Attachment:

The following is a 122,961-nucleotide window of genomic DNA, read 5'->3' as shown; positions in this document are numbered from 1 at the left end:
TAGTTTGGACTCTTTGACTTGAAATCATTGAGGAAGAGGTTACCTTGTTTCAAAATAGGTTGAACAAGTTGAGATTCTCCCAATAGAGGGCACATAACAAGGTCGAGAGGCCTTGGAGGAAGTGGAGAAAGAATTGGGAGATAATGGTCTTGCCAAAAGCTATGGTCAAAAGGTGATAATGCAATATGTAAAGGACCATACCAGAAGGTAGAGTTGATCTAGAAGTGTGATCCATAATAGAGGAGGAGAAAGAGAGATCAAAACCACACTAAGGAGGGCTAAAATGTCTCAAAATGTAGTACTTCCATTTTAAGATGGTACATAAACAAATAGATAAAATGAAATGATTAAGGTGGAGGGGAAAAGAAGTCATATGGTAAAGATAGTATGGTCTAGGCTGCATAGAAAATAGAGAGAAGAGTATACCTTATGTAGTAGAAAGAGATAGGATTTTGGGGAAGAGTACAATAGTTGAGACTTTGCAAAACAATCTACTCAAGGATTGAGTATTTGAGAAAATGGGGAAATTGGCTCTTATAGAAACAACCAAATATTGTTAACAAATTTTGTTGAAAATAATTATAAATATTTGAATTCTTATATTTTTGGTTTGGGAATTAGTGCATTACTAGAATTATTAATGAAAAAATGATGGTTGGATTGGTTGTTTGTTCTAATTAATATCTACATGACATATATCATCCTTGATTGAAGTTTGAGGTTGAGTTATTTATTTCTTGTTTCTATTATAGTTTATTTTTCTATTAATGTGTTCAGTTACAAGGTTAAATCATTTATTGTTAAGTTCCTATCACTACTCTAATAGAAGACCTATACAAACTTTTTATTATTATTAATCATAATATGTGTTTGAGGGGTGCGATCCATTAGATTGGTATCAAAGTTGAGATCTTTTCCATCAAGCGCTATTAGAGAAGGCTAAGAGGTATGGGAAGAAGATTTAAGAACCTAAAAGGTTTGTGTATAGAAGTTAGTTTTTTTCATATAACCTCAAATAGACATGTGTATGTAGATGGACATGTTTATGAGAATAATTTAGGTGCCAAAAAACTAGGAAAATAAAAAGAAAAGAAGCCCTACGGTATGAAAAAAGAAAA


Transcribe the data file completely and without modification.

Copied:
The following is a 122,961-nucleotide window of genomic DNA, read 5'->3' as shown; positions in this document are numbered from 1 at the left end:
TAGTTTGGACTCTTTGACTTGAAATCATTGAGGAAGAGGTTACCTTGTTTCAAAATAGGTTGAACAAGTTGAGATTCTCCCAATAGAGGGCACATAACAAGGTCGAGAGGCCTTGGAGGAAGTGGAGAAAGAATTGGGAGATAATGGTCTTGCCAAAAGCTATGGTCAAAAGGTGATAATGCAATATGTAAAGGACCATACCAGAAGGTAGAGTTGATCTAGAAGTGTGATCCATAATAGAGGAGGAGAAAGAGAGATCAAAACCACACTAAGGAGGGCTAAAATGTCTCAAAATGTAGTACTTCCATTTTAAGATGGTACATAAACAAATAGATAAAATGAAATGATTAAGGTGGAGGGGAAAAGAAGTCATATGGTAAAGATAGTATGGTCTAGGCTGCATAGAAAATAGAGAGAAGAGTATACCTTATGTAGTAGAAAGAGATAGGATTTTGGGGAAGAGTACAATAGTTGAGACTTTGCAAAACAATCTACTCAAGGATTGAGTATTTGAGAAAATGGGGAAATTGGCTCTTATAGAAACAACCAAATATTGTTAACAAATTTTGTTGAAAATAATTATAAATATTTGAATTCTTATATTTTTGGTTTGGGAATTAGTGCATTACTAGAATTATTAATGAAAAAATGATGGTTGGATTGGTTGTTTGTTCTAATTAATATCTACATGACATATATCATCCTTGATTGAAGTTTGAGGTTGAGTTATTTATTTCTTGTTTCTATTATAGTTTATTTTTCTATTAATGTGTTCAGTTACAAGGTTAAATCATTTATTGTTAAGTTCCTATCACTACTCTAATAGAAGACCTATACAAACTTTTTATTATTATTAATCATAATATGTGTTTGAGGGGTGCGATCCATTAGATTGGTATCAAAGTTGAGATCTTTTCCATCAAGCGCTATTAGAGAAGGCTAAGAGGTATGGGAAGAAGATTTAAGAACCTAAAAGGTTTGTGTATAGAAGTTAGTTTTTTTCATATAACCTCAAATAGACATGTGTATGTAGATGGACATGTTTATGAGAATAATTTAGGTGCCAAAAAACTAGGAAAATAAAAAGAAAAGAAGCCCTACGGTATGAAAAAAGAAAA